John Knox on Predestination and the Attributes of God

"This is our plaine confession, which we simply and boldly do affirme, that Rom. 8., this is a stable and immutable foundation, 'The Lord knoweth his own, that no creature is able to seperat his Elect frome his love, which in Christ Jesus he beareth to them.’" (John Knox, Works, 5:256)
 
Last time we saw that despite some disputes about his views, there was no compelling evidence to suggest anything other than Knox firmly held to a robust doctrine of predestination. Further evidence of Knox’s commitment to the absolute sovereignty of God in predestination can be seen when we examine how closely Knox’s doctrine of predestination is connected to his doctrine of God. Indeed his doctrine of predestination is in some ways a practical application of his understanding of the nature of God.
 
Immutability
This is particularly true of the divine attribute of immutability. As Richard Kyle has noted “it would be difficult to exaggerate the importance that the concept of divine immutability played in John Knox’s thought.” (Kyle, “The Divine Attributes,” 164) As can be seen in his 1553 Declaration of the True Nature and Object of Prayer Knox felt to deny divine immutability was in effect to deny God. He said that anyone who “calleth in doubt” God’s immutability “maketh God a liar, and so far an in him lyeth, woulde spoyle God of his Godheid: For he can not be God except he be eternall and infallibill veritie.” (Knox, Works, 3:98)
 
Knox drew heavily on God’s immutability in his treatise On Predestination. He argued that God’s wisdom, will and counsels could not be subject to “mutabilitie, unstablenes, or change” for if they were “then his godly will and counsels did not depend upon himself, but upon his creatures; which is more then absurd.” He explicitly stated that “God's love and counsell towardes his Elect is stable, and that because it is grounded upon himself”. God’s changelessness guaranteed the certainty of the elects salvation. (Knox, Works, 5:394, 47)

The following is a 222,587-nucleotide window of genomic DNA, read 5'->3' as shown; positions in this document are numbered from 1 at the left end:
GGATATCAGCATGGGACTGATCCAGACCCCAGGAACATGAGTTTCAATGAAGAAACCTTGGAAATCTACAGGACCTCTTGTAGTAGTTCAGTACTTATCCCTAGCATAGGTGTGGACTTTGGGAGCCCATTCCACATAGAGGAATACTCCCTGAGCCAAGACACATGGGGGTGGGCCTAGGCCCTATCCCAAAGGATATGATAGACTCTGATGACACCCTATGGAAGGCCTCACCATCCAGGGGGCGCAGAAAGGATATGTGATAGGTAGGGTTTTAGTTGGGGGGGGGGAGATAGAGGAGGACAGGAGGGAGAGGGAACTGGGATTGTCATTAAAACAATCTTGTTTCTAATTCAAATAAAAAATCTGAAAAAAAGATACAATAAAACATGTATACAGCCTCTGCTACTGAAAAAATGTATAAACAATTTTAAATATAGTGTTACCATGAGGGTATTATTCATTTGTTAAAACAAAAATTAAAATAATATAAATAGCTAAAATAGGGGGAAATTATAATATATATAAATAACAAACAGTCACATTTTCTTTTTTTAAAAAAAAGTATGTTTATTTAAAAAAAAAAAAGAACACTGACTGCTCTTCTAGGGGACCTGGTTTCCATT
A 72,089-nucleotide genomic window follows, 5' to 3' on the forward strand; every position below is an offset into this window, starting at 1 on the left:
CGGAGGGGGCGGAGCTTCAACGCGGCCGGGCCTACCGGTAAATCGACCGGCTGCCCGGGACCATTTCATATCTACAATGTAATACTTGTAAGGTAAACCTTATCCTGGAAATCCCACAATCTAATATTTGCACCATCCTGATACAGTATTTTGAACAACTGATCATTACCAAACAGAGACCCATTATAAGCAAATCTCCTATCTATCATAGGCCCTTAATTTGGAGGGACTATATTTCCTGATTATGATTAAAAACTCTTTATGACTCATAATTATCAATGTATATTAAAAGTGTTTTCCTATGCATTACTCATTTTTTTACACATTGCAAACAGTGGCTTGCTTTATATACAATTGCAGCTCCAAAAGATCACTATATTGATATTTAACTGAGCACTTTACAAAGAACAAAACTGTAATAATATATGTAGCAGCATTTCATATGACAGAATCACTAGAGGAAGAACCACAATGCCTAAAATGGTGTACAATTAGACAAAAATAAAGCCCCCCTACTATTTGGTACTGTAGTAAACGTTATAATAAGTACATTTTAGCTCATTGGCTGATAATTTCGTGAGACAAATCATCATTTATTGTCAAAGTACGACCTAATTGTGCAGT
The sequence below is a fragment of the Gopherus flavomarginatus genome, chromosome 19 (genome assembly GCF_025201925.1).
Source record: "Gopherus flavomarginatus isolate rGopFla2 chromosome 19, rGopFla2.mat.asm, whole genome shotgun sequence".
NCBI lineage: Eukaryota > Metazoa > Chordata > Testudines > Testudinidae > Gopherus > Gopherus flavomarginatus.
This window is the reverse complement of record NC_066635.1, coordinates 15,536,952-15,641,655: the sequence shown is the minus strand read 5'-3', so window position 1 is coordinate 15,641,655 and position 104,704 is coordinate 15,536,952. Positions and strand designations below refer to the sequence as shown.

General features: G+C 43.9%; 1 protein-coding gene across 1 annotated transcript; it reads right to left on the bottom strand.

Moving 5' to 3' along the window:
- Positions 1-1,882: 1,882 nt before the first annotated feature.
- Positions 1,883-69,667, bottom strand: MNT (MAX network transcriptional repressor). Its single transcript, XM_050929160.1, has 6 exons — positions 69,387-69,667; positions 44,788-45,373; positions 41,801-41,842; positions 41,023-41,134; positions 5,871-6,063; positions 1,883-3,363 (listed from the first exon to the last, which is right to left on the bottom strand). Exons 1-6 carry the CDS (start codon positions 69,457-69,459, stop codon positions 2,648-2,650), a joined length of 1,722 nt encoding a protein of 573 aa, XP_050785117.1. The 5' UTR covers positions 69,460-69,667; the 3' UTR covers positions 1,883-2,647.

Omniscience
Immutability was not the only attribute Knox closely related to predestination. He allied immutability with divine omniscience, making it clear that God was capable of neither “repentance” nor “ignorance” and therefore “what he once decreed, that he faithfully will perfourme”. Immutability was also combined with omnipotence and therefore God “may and doth performe whatsoever he will in heaven and in earth.” God was in no sense to be regarded as “impotent” – he could do as he pleased. Therefore, as in wisdom he has changelessly determined how to dispose all things, so he had the power to perform his will. Further, God’s wisdom meant for Knox, that he would not create without knowing and determining the destiny of any creature. To assert otherwise was to “deny his eternall knowledge, wisdom, and Godhead”. (Knox, Works, 5:45, 62, 166, 64)
 
In view, then, of this intimate link with the doctrine of God there seems no compelling reason to doubt the genuineness of Knox’s own statement on the significant of predestination: “the doctrine of God’s eternal predestination is so necessary to the Church of God, faith can never be truly taught, neither surely established.” (Knox, Works, 5:25)
 
Conclusion
Having seen how Knox linked predestination and his understanding of the attributes of God, next time we will examine some specific aspects of Knox’s doctrine of predestination.